By Diane Anderson-Minshall
Originally published on Advocate.com August 08 2011 3:25 PM ET
When officials of the Korean Broadcasting System, South Korea’s most influential media organization, decided to air the nation’s first lesbian-themed drama, they had no idea how much of a commotion it would cause.
According to AllKPop.com, the brouhaha over Daughters of Club Bilitis began before the show premiered Sunday. The series follows the lives of three lesbian couples across the generational divide: 50-year olds Choi Ran and Choi Hyang Ja, a 30-year-old career women Han Go Eun and Oh Se Jung, and high-schoolers Jin Se Yeon and Ahn Ji Hyun — and like its American counterpart (The L Word), it has some hotties in the mix.
Even though the premiere was originally slated for a midnight time slot, assuring a largely adult audience, after KBS received a barrage of online protests, the network took the additional step of rating the show as appropriate for ages 19 and up (a much more restrictive version of America’s NC-17 movie rating).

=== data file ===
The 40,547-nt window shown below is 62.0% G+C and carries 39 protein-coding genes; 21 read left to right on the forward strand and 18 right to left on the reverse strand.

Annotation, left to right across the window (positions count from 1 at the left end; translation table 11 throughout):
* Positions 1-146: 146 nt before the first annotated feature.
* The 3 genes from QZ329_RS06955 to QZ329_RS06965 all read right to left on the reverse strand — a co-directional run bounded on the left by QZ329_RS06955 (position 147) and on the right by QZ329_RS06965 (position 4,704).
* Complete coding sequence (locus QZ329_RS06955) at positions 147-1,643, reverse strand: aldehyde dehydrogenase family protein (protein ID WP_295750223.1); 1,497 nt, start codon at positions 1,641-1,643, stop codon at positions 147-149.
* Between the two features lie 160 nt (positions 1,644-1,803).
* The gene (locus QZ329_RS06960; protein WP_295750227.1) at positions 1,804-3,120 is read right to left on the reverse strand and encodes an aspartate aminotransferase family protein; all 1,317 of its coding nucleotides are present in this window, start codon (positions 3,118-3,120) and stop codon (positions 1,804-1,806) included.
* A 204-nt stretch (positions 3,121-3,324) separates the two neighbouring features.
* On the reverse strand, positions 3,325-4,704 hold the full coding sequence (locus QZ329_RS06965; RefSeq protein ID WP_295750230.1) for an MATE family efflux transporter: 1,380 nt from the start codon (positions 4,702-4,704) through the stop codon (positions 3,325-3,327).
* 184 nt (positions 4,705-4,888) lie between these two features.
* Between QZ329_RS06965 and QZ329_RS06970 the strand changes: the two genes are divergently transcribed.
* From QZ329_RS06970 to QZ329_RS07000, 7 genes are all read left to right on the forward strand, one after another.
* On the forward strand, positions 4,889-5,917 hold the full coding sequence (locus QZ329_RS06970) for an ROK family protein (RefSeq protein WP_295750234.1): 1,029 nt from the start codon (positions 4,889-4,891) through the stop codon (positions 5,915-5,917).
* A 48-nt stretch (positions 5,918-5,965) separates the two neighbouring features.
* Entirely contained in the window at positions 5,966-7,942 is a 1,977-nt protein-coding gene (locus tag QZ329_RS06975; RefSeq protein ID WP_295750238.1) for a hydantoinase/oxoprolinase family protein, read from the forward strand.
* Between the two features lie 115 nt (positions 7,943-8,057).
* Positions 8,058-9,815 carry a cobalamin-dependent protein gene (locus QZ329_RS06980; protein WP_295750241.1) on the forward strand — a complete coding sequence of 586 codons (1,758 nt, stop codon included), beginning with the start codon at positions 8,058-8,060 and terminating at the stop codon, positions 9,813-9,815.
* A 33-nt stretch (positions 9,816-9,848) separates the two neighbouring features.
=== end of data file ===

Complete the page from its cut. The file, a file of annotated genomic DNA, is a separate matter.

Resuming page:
While critics have issued a variety of denunciations, such as calling the show an “illusion” and a “crime against humanity,” the LGBT world is thrilled with what appears to be to be a pretty fair and balanced portrayal of LGBT lives. U.S. bloggers are posting trailers and the first episode — so far without subtitles.
Even better, according to AllKPop.com, KBS is resolute in its support of the show. The site quotes an anonymous broadcasting insider, who says, “There are LGBT persons around us. Just because a drama is LGBT-themed does not mean that it’s meant to purposely be stimulating, yet people still view it through those lenses. Because KBS is a public broadcasting network, there remains obstacles on airing dramas of such content. Still, we hope that people will view the drama for what it is: a drama.”
And, according to Asian-American lesbians, it’s a damn good one at that.